Rep. Brown Prods Hogan for More Transparency Surrounding Md.’s Testing Capability

U.S. Rep. Anthony G. Brown (D-Md.). File photo

U.S. Rep. Anthony G. Brown (D-Md.) called for more transparency Monday surrounding the deployment of COVID-19 test kits secured from South Korea in April, expressing concern about Maryland’s ability to track the virus as social distancing orders are lifted.

Brown is particularly worried about the ability to test in the state’s most vulnerable areas, including Prince George’s County, in his district — which reportedly has yet to receive more than 90,000 tests requested from the state.

These tests are already in high demand, with Maryland’s nursing homes asking for universal testing on all of their residents and staff and localities — especially in hard-hit jurisdictions like Prince George’s — wanting to increase capacity at drive-thru testing centers and health care sites,” wrote Brown in a letter to Gov. Lawrence J. Hogan Jr (R).

In a letter sent on April 24, Brown asked the Hogan administration a series of questions surrounding the state’s testing capability, pointing to the 5,000 test kits secured by the governor from South Korea last month.

These kits give Maryland the capacity to complete 500,000 COVID-19 tests

The congressman’s letter asked if the state has the resources to successfully complete all of the tests now in its possession, how and where the governor plans to deploy the test kits and if they have been “validated,” among other questions. 

I am concerned that even with these new test-kits whether Maryland has sufficient swabs, viral transport media, and reagents to collect and process samples from significantly more residents in the coming weeks,” Brown wrote, pointing to the U.S. Food and Drug Administration’s decision to loosen restrictions, allowing test administrators to use more easily accessed materials to meet the country’s growing demand. 

Brown revealed Monday that he has yet to receive answers from the governor.

Any criticism of Hogan from Brown is freighted with political implications. The two ran against each other for governor in 2014, and Hogan scored political points by focusing on Brown’s role overseeing the initially balky website for the state’s fledgling health care exchange.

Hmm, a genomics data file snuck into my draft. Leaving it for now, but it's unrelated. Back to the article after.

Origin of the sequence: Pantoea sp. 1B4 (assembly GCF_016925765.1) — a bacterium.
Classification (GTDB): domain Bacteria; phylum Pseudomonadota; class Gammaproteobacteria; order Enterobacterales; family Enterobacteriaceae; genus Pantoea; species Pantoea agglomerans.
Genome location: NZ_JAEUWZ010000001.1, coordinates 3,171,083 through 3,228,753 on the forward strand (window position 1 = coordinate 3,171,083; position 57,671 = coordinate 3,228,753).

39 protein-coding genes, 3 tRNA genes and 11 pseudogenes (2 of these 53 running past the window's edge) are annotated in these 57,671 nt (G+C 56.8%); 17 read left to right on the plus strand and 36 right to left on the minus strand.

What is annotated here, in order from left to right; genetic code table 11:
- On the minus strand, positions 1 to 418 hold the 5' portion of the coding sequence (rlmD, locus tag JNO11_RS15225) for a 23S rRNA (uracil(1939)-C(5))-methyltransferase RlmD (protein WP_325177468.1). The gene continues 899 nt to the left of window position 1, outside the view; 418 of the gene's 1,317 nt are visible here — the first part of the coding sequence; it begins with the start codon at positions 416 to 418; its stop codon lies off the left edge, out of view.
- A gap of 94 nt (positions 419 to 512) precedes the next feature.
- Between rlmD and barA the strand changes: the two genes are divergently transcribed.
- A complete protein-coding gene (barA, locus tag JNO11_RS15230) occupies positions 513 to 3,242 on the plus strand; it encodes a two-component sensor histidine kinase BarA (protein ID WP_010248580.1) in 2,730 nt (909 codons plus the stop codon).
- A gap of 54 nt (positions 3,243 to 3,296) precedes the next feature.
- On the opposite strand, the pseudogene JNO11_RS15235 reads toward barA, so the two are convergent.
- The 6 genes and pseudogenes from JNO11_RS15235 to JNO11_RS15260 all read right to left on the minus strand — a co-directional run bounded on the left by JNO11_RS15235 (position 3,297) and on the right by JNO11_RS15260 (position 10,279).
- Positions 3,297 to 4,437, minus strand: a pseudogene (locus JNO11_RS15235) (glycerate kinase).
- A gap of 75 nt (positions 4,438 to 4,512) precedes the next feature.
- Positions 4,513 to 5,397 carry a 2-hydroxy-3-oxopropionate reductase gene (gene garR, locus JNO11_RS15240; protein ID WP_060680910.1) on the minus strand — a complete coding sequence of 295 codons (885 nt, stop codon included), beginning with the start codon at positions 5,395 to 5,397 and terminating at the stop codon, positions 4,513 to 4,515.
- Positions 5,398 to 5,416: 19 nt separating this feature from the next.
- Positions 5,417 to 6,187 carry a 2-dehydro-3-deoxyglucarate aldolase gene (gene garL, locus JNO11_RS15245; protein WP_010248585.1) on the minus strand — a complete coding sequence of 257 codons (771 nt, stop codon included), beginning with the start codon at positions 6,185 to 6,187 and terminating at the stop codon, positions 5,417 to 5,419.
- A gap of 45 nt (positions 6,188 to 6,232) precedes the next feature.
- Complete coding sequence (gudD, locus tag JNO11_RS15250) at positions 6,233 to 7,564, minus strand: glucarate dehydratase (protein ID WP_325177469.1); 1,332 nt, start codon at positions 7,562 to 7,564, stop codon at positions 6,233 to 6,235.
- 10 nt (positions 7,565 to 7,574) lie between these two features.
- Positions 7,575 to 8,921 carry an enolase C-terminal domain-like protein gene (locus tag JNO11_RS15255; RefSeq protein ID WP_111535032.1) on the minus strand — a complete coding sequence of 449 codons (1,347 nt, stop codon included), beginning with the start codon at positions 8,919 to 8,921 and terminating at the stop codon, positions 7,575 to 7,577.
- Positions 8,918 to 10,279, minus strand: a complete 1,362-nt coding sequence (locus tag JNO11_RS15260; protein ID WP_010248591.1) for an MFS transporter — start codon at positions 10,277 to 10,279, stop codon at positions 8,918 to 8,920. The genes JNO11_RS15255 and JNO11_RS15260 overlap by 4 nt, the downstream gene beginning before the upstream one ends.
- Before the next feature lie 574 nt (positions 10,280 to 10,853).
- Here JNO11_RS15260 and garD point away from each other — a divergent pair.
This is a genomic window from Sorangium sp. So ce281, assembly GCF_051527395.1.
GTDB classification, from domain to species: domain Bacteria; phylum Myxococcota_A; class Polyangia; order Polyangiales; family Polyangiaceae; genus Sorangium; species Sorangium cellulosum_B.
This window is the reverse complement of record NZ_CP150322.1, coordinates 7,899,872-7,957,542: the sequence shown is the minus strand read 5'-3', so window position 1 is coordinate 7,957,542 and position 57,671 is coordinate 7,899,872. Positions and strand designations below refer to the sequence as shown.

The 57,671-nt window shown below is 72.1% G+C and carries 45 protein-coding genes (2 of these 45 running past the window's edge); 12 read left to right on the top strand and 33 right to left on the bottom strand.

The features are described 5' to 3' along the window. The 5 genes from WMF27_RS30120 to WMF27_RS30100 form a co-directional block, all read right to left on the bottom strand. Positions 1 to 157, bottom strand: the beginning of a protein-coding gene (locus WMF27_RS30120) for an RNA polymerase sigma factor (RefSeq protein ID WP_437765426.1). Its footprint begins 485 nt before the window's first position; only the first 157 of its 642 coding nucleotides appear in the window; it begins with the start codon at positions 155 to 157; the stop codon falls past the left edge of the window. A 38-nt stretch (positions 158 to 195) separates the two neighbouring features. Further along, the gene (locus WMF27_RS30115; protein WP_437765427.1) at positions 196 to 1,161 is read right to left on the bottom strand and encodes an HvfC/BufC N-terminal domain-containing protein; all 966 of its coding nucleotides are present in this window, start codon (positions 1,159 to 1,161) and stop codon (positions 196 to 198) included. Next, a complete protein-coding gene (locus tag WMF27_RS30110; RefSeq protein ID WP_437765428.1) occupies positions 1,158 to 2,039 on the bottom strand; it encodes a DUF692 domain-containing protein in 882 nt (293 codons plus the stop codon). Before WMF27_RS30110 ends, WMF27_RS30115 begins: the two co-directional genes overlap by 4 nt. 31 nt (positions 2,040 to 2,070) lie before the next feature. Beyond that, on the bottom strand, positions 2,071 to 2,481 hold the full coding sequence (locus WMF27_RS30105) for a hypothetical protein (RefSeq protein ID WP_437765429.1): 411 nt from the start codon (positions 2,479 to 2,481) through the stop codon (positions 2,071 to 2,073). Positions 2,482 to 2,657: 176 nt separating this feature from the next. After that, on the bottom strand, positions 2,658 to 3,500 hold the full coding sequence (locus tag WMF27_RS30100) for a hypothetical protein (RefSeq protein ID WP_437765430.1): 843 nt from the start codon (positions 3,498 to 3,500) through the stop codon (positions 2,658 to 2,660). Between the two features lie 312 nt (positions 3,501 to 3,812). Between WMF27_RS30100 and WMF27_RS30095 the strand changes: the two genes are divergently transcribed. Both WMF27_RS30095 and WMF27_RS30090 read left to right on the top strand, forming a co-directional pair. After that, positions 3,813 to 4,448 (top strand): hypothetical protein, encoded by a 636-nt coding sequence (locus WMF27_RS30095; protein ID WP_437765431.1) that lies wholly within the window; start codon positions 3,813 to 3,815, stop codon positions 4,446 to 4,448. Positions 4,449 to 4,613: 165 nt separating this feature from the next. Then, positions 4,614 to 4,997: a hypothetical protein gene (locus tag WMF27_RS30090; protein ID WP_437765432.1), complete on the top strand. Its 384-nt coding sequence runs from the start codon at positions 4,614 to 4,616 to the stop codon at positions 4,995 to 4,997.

Maryland Matters reached out to the Hogan administration for comment in response to Brown’s letter. 

We appreciate all the letters we receive from Congressman Brown,” wrote Hogan spokesman Michael Ricci in an email. “As he may know, the governor announced an expanded testing strategy on April 29, and it is being implemented, including expanded testing for nursing homes, poultry plant outbreaks, health care workers and first responders, expanded drive-thru sites.” 

Additionally, Ricci offered answers to Brown’s questions, saying that Maryland labs running the tests obtained from South Korea have all of the necessary components to complete them; that all of the tests have been validated; and that the kits are being distributed at poultry plants, drive-thru testing sites and nursing homes statewide.

Eldercare facilities in the state have proven to be particularly vulnerable to the virus. As of Monday, 50% of the state’s reported COVID-19 deaths were nursing home residents.

Just over a week after announcing the deal with South Korea, Hogan issued an executive order calling for universal testing in the state’s nursing homes. The same day, he announced at a news conference that a portion of the test kits coming out of South Korea would be deployed at nursing homes.

In a Monday news release, Brown pointed to difficulties seen by eldercare facilities who “continue to report” delays in testing.

At a State House news conference last week, Hogan said that the state isn’t “just handing out tests,” and that universal testing in nursing homes will “not be done overnight.”

The governor explained that testing will be delivered first at “the hottest ones with the biggest problems” before the state begins to move down to less noticeably vulnerable senior care facilities. 

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Hannah Gaskill
Hannah Gaskill received her master’s of journalism degree in December 2019 from the University of Maryland. She previously worked on the print layout design team at The Diamondback, reported on criminal justice in Maryland for Capital News Service and served as a production assistant for The Confluence — the daily news magazine on 90.5 WESA, Pittsburgh’s NPR member station. Gaskill has had bylines in The Baltimore Sun, The Washington Post and The Chicago Tribune, among other publications.Before pursuing journalism, she received her bachelor’s of fine art degree from Carnegie Mellon University in 2016. She grew up in Ocean City.